Posted on: Jul 07, 2012
16,927 reads







Unique of the Week: Nash Bridges’ 1970 Plymouth Barracuda


Are you as cool as Don Johnson (if you even know who he is)?
The Plymouth Barracuda is undoubtedly one of the most beloved muscle cars of all time. With Chrysler now revived and going strong, their newly up and running SRT division is getting ready to release several new models. If the new 2013 Viper is any indication, these upcoming cars could potentially become game changers in terms of performance, quality, and value. Needless to say we're stoked. But let's look back once again at Chrysler's wonderful performance past.
Audi Q7 Launch Video Implies Extreme Light... Porsche Publicity Campaign Let’s People Se... Mysterious One-Off 1963 Cadillac Vista Wag...
Sadly, their Plymouth division is long gone but there was a time in which some of the most famous muscle cars bore the brand's badge. The Barracuda, many will argue, was one of their finest models as it combined all of the essential muscle car traits - often a smaller car with a large displacement engine. Although it was discontinued back in 1974, the Barracuda has forever been in the hearts and minds of countless fans. In 1996, those fans were given the pleasure of seeing a Barracuda convertible appear on television every week in the hit series "Nash Bridges".

Share This Story
Reddit
For the course of six seasons, Nash Bridges (played by Don Johnson) and his partner Joe Dominguez (Cheech Marin) solved crimes and cruised the streets of San Francisco in Nash's yellow Barracuda. When the series was ultimately cancelled in 2001, there were four matching 'Curious Yellow' 'Cuda Convertibles left sitting around the studio lot and one of those was recently posted for sale on eBay. This 1970 Barracuda, supposedly the #1 film car, is powered by a 426 cu in Hemi V8 with more than 425hp. Restored for the series by renowned "movie land car czar" Frank Bennetti, the car originally started off with the 340 cu in V8.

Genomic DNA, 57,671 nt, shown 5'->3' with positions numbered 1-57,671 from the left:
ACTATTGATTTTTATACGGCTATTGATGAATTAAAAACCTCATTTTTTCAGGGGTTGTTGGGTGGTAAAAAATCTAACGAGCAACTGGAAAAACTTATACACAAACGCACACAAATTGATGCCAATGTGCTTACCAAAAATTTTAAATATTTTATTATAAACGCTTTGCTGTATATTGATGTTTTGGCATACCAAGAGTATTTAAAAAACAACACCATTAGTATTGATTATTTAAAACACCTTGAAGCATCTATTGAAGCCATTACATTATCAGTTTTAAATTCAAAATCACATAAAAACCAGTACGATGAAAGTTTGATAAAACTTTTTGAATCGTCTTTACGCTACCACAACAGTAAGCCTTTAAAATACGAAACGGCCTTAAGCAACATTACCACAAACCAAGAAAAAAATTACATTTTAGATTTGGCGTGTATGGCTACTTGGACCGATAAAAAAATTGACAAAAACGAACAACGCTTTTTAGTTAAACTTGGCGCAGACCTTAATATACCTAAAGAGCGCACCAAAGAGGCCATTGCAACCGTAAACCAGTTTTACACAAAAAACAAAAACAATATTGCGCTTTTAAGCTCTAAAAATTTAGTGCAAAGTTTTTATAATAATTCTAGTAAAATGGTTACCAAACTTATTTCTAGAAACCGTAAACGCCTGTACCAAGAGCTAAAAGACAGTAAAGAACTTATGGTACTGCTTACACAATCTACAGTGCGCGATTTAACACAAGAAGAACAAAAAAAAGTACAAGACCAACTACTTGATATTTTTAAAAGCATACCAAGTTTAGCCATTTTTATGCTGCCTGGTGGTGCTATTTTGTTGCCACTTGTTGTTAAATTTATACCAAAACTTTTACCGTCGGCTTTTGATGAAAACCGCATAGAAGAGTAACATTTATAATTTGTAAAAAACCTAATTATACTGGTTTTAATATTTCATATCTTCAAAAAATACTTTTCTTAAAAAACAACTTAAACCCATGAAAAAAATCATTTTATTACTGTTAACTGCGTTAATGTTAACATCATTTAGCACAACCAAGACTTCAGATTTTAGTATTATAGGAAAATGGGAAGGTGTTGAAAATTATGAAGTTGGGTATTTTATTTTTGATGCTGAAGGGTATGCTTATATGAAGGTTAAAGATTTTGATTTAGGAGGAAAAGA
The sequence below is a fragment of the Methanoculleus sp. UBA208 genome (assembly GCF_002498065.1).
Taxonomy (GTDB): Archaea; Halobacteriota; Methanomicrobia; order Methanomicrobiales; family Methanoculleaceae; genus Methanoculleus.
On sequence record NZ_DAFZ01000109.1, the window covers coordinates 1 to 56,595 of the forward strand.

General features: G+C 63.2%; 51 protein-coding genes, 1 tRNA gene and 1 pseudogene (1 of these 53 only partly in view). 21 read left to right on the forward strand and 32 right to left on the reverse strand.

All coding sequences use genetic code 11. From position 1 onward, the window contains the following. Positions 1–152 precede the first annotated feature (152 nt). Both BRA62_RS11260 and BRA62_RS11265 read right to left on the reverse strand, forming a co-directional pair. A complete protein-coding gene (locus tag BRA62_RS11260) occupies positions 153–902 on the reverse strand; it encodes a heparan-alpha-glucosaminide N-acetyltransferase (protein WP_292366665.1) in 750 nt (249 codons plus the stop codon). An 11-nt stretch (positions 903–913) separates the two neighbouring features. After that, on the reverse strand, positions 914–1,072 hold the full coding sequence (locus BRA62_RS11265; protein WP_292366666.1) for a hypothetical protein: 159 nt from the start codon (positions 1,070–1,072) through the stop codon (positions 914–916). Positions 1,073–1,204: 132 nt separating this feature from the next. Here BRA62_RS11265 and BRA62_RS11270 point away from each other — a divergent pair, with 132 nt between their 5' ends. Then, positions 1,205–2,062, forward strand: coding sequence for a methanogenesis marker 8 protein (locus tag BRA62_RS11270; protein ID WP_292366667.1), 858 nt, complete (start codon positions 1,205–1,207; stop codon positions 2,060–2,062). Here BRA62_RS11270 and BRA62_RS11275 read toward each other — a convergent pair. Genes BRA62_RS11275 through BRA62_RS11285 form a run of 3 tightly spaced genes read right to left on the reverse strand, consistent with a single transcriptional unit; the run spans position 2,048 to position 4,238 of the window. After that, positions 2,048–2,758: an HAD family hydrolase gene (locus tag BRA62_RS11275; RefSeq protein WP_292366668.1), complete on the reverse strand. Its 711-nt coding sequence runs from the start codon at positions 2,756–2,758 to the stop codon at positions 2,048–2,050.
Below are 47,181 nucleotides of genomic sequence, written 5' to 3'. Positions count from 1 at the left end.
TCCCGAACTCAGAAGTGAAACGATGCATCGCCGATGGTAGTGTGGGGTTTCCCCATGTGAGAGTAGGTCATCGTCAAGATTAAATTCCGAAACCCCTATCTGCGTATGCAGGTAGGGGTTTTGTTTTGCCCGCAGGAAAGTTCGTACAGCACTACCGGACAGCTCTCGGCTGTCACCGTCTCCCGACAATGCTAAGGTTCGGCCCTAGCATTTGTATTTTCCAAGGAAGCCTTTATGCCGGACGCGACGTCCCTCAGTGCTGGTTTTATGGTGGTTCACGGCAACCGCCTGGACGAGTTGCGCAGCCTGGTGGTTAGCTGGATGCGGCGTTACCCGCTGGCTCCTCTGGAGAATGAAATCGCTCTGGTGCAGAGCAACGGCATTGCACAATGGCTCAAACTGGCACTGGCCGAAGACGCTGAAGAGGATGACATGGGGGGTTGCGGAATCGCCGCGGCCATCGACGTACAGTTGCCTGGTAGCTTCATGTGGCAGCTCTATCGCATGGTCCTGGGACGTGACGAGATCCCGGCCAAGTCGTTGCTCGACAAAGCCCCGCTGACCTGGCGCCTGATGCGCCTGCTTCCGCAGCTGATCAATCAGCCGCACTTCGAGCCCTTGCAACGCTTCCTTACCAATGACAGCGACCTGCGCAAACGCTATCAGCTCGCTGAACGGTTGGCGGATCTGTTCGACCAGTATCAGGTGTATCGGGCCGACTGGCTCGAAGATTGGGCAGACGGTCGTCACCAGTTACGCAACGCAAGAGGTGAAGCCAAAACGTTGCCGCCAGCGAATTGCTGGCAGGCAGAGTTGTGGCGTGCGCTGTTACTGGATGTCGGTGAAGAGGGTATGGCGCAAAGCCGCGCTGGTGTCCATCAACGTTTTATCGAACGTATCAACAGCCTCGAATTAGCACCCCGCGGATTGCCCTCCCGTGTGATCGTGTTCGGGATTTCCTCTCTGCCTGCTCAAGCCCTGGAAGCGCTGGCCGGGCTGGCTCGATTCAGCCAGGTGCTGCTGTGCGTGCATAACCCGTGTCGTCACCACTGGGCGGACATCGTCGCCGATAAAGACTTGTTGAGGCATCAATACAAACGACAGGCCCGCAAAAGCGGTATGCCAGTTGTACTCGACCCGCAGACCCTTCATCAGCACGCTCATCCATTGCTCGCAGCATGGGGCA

Before it was further restored for the TV series, its previous owner had already done some extensive restoration work to it such as swapping out its original manual transmission in favor of a four-speed slushbox. According to the seller's posting, this is actually the only real 'Cuda of the four film cars; the rest were 318s. In reality, all of the show cars were 1970 models fitted with 1971 features. This 'Cuda was one of approximately 85 four-speed 340 convertibles built in 1970. During its preparation for TV duty, Bennetti removed the 340 and replaced it with a 360 cu in V8 as well as converting it back to its original four-speed manual complete with the pistol grip shifter.
Other modifications included a 1971 front clip with the Shaker hood scoop, a rubber front bumper, and reinforced front end with heavy duty torsion bars. When "Nash Bridges" ended production, this 'Cuda underwent two additional restorations. The latest was in 2006 when the 426 Hemi was installed. Many other elements were given attention such as fixing up the interior, which is complete with those beautiful white leather seats and Rallye gauge cluster. The camera mounts and cables are still in place and the trunk also has cables pertaining to film equipment.
Also take note of the car's undercarriage that also benefitted from its 2006 nut and bolt bare-metal restoration. With 78,873 miles on the odometer, Barracuda #1 was apparently Don Johnson's favorite of the four film cars because it had the most detailing, thus making it the preferred car for close-up shots. The highest bid last week was $90,100 but the reserve hadn't been met. In all likelihood, we'll be seeing this posted again sometime soon and hopefully it'll find a new owner that'll continue to treasure it. Photos courtesy of texasclassiccarsofdollas.

Share This Story
Reddit

Reddit



by Jay Traugott
Unique of the Week: Nash Bridges’ 1970 Plymouth Barracuda